The Attitudes of Females in Drug Court Toward Additional Safeguards in HIV Prevention Research

The Attitudes of Females in Drug Court Toward Additional Safeguards in HIV Prevention Research This article examines the attitudes of 97 women from the St. Louis City Drug Court who previously participated in an HIV prevention study. Data from the previous study indicated that the women met multiple criteria for vulnerability in research. Federal regulations require that such participants be provided with “additional safeguards.” The survey explored the following questions: (1) What are participants’ attitudes toward commonly proposed additional safeguards for vulnerable participants in research, and (2) Are attitudes toward safeguards related to participants’ previous compliance with an HIV prevention protocol? Preferences regarding safeguards in research were not significantly related to participants’ compliance in the previous study. Most participants wanted researchers to take extra measures not only to provide consent information, but to ensure that they are not high on drugs, that they understand relevant information, and that they retain consent information at each visit. Most participants wanted researchers themselves, and not a third party, to assume this responsibility. http://www.deepdyve.com/assets/images/DeepDyve-Logo-lg.png Prevention Science Springer Journals

The Attitudes of Females in Drug Court Toward Additional Safeguards in HIV Prevention Research

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Publisher
Springer US
Copyright
Copyright © 2009 by Society for Prevention Research
Subject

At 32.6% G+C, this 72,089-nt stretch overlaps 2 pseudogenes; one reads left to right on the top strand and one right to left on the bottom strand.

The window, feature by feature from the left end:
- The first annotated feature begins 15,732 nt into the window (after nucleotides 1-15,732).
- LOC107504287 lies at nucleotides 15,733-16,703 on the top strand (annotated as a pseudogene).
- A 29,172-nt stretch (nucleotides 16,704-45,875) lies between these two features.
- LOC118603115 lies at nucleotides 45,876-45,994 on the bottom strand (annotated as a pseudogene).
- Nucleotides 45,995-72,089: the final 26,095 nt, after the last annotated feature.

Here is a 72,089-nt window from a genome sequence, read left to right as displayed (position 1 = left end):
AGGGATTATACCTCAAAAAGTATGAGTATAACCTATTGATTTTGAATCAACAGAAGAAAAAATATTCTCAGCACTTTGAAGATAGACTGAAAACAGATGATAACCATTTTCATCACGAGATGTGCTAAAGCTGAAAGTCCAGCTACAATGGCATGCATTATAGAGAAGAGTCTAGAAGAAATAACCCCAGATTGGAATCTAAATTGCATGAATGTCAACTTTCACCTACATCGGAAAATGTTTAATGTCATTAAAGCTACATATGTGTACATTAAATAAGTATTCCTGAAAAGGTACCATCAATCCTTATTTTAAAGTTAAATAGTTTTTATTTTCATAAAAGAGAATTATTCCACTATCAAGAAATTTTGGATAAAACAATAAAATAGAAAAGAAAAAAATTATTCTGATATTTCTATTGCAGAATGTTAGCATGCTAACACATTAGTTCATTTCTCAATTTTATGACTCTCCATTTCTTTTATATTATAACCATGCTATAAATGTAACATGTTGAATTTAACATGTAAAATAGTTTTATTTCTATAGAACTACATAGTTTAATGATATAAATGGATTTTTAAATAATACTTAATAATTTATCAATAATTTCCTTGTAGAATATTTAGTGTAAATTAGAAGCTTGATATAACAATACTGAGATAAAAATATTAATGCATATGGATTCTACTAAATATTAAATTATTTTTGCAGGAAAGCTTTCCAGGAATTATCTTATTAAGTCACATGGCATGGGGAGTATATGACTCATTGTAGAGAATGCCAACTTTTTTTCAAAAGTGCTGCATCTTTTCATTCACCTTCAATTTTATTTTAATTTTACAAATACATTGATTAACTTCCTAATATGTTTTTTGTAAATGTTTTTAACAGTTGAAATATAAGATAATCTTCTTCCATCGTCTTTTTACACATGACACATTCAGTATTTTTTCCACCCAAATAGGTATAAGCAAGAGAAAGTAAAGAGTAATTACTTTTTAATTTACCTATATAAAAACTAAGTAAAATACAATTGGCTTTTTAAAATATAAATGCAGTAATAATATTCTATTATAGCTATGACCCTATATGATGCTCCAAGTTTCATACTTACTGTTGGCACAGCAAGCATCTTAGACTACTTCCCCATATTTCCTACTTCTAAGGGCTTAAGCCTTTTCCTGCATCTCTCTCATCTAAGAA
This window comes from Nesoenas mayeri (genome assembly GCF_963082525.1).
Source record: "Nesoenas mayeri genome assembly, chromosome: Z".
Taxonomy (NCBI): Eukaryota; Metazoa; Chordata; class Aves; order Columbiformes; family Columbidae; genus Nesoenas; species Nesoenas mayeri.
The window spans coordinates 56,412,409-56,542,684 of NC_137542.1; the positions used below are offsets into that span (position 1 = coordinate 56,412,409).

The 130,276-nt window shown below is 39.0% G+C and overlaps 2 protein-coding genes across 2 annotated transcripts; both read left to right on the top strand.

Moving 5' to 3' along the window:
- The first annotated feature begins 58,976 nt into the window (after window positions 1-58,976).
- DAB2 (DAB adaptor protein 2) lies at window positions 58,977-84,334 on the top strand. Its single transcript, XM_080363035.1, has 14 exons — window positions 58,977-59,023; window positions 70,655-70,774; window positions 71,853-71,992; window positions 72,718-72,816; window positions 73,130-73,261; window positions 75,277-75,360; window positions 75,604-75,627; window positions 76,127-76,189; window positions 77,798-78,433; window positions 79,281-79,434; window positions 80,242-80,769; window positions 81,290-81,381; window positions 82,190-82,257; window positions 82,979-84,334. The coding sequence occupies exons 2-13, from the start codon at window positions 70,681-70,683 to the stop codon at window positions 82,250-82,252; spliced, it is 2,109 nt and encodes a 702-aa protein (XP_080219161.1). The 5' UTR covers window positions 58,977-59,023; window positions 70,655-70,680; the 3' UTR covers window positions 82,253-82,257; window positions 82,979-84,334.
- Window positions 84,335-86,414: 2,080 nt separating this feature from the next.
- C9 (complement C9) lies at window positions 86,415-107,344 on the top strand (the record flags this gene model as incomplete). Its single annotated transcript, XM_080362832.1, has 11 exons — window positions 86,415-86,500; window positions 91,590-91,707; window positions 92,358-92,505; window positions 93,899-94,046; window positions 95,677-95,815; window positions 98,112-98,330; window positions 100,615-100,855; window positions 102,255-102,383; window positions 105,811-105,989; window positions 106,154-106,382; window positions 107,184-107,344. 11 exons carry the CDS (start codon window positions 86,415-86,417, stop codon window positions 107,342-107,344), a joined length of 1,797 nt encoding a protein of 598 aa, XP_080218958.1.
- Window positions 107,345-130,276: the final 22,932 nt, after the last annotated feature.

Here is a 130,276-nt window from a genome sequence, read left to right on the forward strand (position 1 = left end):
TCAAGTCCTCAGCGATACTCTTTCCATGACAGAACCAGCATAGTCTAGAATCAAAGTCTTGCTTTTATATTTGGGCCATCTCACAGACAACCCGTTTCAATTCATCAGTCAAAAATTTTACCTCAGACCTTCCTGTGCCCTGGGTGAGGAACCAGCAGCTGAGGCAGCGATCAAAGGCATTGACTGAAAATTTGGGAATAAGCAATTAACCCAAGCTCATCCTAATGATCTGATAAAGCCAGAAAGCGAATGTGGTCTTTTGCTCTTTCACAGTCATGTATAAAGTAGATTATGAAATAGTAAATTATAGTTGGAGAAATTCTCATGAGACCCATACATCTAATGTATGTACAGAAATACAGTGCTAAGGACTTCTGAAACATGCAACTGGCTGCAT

Medicine & Public Health; Public Health; Health Psychology; Child and School Psychology
ISSN
1389-4986
eISSN
1573-6695
D.O.I.
10.1007/s11121-009-0136-y
Publisher site
See Article on Publisher Site

Abstract

This article examines the attitudes of 97 women from the St. Louis City Drug Court who previously participated in an HIV prevention study. Data from the previous study indicated that the women met multiple criteria for vulnerability in research. Federal regulations require that such participants be provided with “additional safeguards.” The survey explored the following questions: (1) What are participants’ attitudes toward commonly proposed additional safeguards for vulnerable participants in research, and (2) Are attitudes toward safeguards related to participants’ previous compliance with an HIV prevention protocol? Preferences regarding safeguards in research were not significantly related to participants’ compliance in the previous study. Most participants wanted researchers to take extra measures not only to provide consent information, but to ensure that they are not high on drugs, that they understand relevant information, and that they retain consent information at each visit. Most participants wanted researchers themselves, and not a third party, to assume this responsibility.

Journal

Prevention ScienceSpringer Journals

Published: May 19, 2009

References

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